Life Lessons for Young Pastors

Take the Long View

As the saying goes, "Hindsight is 20/20." It's easy for us to look back and learn from our mistakes, but what about those entering ministry who haven't yet had the opportunity to experience them? No one will be perfect, but are there certain warnings young ministers ought to know going into the pastorate today? Pastors J.D. Greear, David Helm, and Andy Davis reflect on their many years in church leadership to offer some helpful advice for young pastors today.

J.D. Greear is the Lead Pastor of The Summit Church in the Raleigh-Durham area of North Carolina. David Helm is the Executive Director and Chairman of the Board of Directors of the Charles Simeon Trust, an organization dedicated the sound preaching of God's Word. He also serves as Pastor of the Hyde Park congregation of Holy Trinity Church in Chicago. Andy Davis is the Senior Pastor of First Baptist Church in Durham, North Carolina. 

Was there a particular piece of advice mentioned that stood out to you more than the others? If so, what was it? How has it caused you to rethink your approach to ministry going forward?
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Andy pointed out how Satan tends to use discouragement as a way of rendering us ineffective. In what ways have you experienced discouragement? What helped you during those times? How does knowing discouragement will come help you prepare for it in the future?
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David said, "The longevity of faithful service is the way God prepares us to do the work." Rather than seeking to change the world, he encouraged faithfulness in the small things where God has placed you. Are there ways in which your expectations might be too ambitious? If so, how? What would it look like for you to faithfully serve in one place longterm? How might that offer freedom from the need for large-scale success?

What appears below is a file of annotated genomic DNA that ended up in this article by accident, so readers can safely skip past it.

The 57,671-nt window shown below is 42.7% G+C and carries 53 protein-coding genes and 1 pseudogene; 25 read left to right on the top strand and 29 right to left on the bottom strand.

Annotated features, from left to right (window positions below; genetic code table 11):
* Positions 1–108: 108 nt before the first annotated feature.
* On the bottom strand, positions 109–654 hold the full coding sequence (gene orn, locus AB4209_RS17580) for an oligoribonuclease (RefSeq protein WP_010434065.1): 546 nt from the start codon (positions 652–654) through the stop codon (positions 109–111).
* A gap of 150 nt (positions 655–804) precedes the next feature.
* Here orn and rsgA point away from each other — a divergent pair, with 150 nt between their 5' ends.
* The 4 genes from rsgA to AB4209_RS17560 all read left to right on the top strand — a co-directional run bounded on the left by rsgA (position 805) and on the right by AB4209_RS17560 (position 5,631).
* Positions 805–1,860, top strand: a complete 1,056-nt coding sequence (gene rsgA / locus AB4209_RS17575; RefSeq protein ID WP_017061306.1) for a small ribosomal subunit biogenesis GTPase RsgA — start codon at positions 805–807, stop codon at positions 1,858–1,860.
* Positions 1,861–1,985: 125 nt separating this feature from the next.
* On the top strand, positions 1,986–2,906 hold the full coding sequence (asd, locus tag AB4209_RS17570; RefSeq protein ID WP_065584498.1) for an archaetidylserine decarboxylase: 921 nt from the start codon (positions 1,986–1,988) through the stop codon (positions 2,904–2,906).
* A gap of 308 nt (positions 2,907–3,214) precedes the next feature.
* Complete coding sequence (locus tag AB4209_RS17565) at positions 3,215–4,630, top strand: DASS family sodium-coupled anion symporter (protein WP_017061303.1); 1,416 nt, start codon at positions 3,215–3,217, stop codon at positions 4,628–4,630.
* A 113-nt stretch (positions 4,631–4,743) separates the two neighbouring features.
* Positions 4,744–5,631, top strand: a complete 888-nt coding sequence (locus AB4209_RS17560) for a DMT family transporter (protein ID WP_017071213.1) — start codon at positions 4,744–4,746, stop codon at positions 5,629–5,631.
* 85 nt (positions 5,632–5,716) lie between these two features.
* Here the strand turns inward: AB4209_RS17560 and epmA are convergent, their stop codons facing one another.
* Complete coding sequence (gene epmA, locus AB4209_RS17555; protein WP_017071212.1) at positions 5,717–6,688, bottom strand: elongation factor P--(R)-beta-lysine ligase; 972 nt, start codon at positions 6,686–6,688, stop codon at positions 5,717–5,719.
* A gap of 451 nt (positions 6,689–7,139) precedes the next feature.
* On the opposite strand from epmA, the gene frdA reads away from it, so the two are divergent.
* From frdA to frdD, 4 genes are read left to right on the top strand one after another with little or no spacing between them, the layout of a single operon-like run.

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Do you struggle with idolizing the approval of people? How have you experienced that temptation in ministry? What steps will you take to protect yourself from the danger this idol poses to your pastorate?
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John 21:15-17 (ESV)

Jesus and Peter

15When they had finished breakfast, Jesus said to Simon Peter, “Simon, son of John, do you love me more than these?” He said to him, “Yes, Lord; you know that I love you.” He said to him, “Feed my lambs.”16He said to him a second time, “Simon, son of John, do you love me?” He said to him, “Yes, Lord; you know that I love you.” He said to him, “Tend my sheep.”17He said to him the third time, “Simon, son of John, do you love me?” Peter was grieved because he said to him the third time, “Do you love me?” and he said to him, “Lord, you know everything; you know that I love you.” Jesus said to him, “Feed my sheep.

Scripture quotations marked (ESV) are from The Holy Bible, English Standard Version®, copyright © 2001 by Crossway Bibles, a publishing ministry of Good News Publishers. Used by permission. All rights reserved.

Three times, Jesus connects the Peter's love for his Savior with the work of caring for the flock. As pastors, our love for Christ will be evidenced in how we give ourselves in service to His people. In other words, it is made visible through the ways in which we love the body of Christ. The call of a pastor is not to change the world, but to point a congregation to Jesus Christ. 

In what ways do you serve the people God has placed under your leadership? How do you express your love for them? What are some new ways you might be able to engage them on a personal level?
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David mentioned that one lesson he has learned is that people are not always what they appear to be. Have you witnessed God use people in surprising ways? If so, how? How might this inform the way you think about the potential of your people in the future?
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Though well-intended, many young pastors enter into ministry today believing God will use them to change the world through their gifts. Most times, that simply is not the case. God places people in our midst to love and serve in ways that consistently point them to Christ. Continue to kindle the passion God has given you. Seek out older mentors who will help you embrace faithful and realistic expectations. And trust that God will use you in unique ways to expand His kingdom in the world one life at a time. 

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